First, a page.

Never Overpay When Traveling Internationally Again

Traveling internationally has always been a favorite hobby. It's a great way to learn about new cultures, try new foods (and wines), and get a taste of history. I've savored limoncello while overlooking the beautiful Amalfi Coast; I've toured the streets of Cuba on a scooter; and I've walked over thousands of years of history in Jerusalem's Old City. 

Unfortunately, the high cost of airline tickets and hotels has restricted me to about one trip annually. However, over the years, I've been able to figure out a couple of tricks that have saved me a significant amount of time and money when traveling abroad. I've outlined three of my top tips below.

1. Save Time with Global Entry
There's nothing worse than waiting in a long line at the airport, especially after you've gotten off a 12-hour flight. Now, thanks to Global Entry from the Department of Homeland Security, you may not have to. The program's main benefit is allowing you to skip long immigration and customs lines when re-entering the United States. If you take one international trip a year, that equates to over an hour saved a year plus a huge reduction in stress. Global Entry membership includes TSA PreCheck benefits, which allows you to go through expedited security lines for both domestic and international flights. 

To apply, fill out an application and pay $100 for five years of membership. Once your application has been processed, go to an international airport with a Global Entry enrollment center for a 15-minute interview and fingerprinting. Avoiding security, immigration, and customs lines is well worth essentially $20 a year.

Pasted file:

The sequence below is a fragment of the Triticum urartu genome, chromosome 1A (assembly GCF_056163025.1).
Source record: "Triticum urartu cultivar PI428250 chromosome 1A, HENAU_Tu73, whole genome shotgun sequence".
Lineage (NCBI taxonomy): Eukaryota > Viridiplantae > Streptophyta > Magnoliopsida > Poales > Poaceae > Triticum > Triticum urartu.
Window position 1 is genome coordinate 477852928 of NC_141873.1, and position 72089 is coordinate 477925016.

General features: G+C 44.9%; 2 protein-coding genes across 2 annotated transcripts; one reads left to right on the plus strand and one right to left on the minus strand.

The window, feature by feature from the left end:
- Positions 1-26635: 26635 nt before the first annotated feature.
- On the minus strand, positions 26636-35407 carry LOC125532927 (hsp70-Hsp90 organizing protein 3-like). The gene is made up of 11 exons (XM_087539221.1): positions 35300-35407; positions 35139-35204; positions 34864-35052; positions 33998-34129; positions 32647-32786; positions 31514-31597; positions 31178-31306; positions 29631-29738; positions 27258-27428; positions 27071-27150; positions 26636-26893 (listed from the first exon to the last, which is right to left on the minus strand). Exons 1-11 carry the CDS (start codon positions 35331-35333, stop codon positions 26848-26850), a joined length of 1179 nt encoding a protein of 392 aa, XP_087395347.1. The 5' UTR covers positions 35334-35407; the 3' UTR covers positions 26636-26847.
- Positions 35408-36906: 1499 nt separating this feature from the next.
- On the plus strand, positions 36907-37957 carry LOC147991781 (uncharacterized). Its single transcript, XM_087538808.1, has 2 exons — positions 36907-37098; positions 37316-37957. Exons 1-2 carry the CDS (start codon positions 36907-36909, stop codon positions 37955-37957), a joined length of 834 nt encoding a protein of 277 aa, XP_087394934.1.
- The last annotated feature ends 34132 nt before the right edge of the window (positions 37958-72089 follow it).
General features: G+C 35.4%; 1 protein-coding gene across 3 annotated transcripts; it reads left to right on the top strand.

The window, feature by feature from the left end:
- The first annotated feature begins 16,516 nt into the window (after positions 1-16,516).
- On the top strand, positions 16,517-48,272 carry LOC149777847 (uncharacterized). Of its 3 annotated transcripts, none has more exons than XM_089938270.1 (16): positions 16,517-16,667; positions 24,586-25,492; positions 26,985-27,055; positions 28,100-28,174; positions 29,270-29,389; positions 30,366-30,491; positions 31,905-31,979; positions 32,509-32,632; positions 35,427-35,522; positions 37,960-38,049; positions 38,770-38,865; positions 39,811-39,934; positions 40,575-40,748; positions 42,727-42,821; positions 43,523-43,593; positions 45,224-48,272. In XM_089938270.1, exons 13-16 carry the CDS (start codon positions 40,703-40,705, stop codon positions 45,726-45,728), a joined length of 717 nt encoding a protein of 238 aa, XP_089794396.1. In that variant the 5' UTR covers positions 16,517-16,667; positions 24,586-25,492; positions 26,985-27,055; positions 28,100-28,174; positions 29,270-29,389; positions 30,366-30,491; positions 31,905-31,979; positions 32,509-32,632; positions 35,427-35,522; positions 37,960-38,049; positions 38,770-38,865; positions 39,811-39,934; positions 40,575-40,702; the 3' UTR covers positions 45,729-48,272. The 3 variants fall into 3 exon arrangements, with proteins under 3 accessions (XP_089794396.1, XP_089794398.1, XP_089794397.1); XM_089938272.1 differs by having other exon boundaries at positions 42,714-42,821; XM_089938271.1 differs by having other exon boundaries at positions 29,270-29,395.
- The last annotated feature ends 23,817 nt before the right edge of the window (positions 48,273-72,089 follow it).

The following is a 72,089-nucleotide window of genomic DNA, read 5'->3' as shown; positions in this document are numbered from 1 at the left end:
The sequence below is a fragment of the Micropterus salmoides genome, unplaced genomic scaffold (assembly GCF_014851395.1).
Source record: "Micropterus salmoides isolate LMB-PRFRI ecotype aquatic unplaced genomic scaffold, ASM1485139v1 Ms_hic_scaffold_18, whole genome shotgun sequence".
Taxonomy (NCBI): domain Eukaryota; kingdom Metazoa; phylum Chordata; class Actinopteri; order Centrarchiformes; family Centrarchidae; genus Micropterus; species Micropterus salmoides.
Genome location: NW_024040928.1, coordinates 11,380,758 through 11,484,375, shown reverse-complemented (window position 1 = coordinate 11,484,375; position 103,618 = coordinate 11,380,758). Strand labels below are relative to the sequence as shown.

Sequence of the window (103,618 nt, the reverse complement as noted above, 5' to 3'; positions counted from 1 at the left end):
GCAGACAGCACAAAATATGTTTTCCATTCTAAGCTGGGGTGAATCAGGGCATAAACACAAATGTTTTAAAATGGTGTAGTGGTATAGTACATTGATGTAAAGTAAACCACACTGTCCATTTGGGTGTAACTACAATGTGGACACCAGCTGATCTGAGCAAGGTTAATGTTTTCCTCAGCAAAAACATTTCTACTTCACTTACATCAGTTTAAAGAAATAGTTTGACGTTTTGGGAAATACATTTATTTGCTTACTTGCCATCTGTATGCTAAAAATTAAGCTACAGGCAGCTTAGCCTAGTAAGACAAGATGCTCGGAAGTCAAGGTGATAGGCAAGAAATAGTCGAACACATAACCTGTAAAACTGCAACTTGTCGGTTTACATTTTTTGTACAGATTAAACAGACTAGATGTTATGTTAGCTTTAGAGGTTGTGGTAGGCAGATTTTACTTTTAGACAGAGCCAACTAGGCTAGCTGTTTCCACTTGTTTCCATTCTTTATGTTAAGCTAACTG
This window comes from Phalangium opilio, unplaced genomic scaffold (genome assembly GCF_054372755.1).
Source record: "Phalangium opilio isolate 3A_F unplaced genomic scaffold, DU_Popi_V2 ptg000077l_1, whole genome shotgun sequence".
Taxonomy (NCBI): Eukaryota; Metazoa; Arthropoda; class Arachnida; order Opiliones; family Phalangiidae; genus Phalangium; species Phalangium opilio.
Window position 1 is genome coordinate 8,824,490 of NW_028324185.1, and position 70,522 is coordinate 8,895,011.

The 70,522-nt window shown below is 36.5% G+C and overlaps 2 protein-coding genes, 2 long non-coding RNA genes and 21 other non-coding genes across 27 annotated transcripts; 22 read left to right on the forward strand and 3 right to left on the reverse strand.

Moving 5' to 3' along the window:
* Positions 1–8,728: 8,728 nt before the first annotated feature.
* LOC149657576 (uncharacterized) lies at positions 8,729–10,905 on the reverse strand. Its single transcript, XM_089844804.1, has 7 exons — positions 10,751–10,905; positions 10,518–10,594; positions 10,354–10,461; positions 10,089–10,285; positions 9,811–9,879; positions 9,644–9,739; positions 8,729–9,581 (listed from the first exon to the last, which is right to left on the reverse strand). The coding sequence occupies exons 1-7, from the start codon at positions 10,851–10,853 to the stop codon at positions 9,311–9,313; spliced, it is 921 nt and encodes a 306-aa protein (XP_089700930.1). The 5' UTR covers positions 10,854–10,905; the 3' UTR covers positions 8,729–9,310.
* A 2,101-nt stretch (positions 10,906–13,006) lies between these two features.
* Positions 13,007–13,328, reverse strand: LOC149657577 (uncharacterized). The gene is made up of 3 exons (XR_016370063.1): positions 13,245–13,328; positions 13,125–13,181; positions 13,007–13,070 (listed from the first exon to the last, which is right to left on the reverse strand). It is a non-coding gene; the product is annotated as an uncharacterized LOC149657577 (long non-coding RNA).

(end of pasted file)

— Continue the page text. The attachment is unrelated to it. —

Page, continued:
2. Save Money with Credit Cards
The first time I traveled internationally, I didn't even know about foreign transaction fees, but I learned quickly. Many credit cards charge a fee of 2-5% when you use your card outside of the United States. 

The secret to avoiding these charges is getting a credit card without foreign transaction fees. I use the Chase Sapphire Preferred card, but other cards with this feature include the America Express Platinum card and the Capital One Quicksilver Cash Rewards card.

3. Save Money on ATM Withdrawals
More irritating than paying to use your credit card is paying to get access to your own money. Many banks charge various fees to use another bank's ATM outside the U.S. You may get charged an ATM fee by your own bank ($2-5), an ATM fee from the bank you're using ($2-5), and foreign transaction fees from your bank on the money you're withdrawing (1-3%). On a $100 withdrawal, you might only receive $87 after fees (3% foreign transaction fees and $10 bank fee).  

One solution is opening a Charles Schwab High Yield Investor checking account, which charges absolutely no ATM fees or foreign transaction fees on any transactions. I opened a Schwab checking account a couple of years ago for my Italy trip, and it felt fabulous to withdraw money from any ATM I wanted.